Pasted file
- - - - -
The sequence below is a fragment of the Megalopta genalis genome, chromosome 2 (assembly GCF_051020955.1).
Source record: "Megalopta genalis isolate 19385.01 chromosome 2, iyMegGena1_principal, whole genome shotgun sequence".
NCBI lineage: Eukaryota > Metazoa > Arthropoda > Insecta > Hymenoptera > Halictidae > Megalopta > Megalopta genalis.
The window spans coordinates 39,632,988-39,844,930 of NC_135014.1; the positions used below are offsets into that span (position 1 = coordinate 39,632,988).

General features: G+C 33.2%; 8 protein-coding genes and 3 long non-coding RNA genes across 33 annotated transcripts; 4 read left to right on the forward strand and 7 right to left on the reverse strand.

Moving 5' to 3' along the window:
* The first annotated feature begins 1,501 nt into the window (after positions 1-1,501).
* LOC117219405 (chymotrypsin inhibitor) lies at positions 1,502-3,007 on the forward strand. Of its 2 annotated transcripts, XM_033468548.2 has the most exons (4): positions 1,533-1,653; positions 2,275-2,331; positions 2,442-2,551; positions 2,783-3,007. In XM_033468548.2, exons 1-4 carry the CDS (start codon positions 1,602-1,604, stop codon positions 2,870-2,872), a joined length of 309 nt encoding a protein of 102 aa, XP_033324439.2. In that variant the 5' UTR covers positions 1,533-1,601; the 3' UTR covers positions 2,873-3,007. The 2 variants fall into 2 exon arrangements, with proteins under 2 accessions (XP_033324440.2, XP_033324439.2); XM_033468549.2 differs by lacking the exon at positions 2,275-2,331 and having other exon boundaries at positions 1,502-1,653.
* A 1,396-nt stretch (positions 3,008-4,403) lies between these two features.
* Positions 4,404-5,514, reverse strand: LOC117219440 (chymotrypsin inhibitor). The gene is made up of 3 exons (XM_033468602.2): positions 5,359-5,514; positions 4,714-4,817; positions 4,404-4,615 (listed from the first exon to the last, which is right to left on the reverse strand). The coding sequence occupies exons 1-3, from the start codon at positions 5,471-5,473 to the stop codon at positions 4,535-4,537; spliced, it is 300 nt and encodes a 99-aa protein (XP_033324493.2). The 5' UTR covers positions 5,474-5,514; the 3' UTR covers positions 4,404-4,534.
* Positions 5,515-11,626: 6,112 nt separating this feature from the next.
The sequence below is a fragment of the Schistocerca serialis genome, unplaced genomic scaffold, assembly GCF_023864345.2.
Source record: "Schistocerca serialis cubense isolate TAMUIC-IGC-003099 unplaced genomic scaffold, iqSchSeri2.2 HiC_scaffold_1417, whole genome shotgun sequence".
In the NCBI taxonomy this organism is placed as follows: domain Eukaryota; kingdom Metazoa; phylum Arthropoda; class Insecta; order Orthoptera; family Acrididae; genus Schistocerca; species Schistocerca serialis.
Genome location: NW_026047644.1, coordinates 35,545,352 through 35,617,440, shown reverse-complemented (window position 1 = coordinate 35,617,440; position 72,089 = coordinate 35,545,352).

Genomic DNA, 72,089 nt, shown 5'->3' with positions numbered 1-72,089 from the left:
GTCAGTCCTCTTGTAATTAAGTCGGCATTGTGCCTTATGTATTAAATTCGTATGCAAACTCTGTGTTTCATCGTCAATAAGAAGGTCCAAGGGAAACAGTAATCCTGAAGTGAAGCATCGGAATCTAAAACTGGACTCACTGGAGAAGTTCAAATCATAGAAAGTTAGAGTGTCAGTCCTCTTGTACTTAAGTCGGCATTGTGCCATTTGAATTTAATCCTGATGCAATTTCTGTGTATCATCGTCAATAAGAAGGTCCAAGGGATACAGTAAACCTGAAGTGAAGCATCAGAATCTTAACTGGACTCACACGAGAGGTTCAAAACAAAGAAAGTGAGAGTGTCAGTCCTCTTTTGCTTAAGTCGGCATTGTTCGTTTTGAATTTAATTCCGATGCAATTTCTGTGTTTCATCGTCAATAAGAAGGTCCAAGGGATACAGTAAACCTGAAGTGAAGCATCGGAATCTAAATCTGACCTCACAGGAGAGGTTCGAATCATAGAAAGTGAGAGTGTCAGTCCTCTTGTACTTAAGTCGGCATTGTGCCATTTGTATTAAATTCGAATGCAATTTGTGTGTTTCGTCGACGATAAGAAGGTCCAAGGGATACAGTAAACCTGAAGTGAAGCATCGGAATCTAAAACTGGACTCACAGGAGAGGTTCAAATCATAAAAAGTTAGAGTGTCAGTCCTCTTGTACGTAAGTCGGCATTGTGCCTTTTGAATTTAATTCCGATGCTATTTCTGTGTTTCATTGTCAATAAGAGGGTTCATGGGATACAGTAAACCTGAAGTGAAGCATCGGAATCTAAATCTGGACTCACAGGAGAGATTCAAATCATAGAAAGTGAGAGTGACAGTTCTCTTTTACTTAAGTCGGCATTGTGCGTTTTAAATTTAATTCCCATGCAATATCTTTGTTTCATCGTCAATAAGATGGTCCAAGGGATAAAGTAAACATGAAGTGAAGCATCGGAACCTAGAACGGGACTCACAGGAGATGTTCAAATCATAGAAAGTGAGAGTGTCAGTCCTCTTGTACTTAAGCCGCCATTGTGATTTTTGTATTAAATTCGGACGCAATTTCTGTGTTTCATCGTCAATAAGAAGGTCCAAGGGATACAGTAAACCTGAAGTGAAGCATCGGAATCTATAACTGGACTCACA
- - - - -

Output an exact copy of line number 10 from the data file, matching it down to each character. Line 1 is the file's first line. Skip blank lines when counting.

* Positions 4,404-5,514, reverse strand: LOC117219440 (chymotrypsin inhibitor). The gene is made up of 3 exons (XM_033468602.2): positions 5,359-5,514; positions 4,714-4,817; positions 4,404-4,615 (listed from the first exon to the last, which is right to left on the reverse strand). The coding sequence occupies exons 1-3, from the start codon at positions 5,471-5,473 to the stop codon at positions 4,535-4,537; spliced, it is 300 nt and encodes a 99-aa protein (XP_033324493.2). The 5' UTR covers positions 5,474-5,514; the 3' UTR covers positions 4,404-4,534.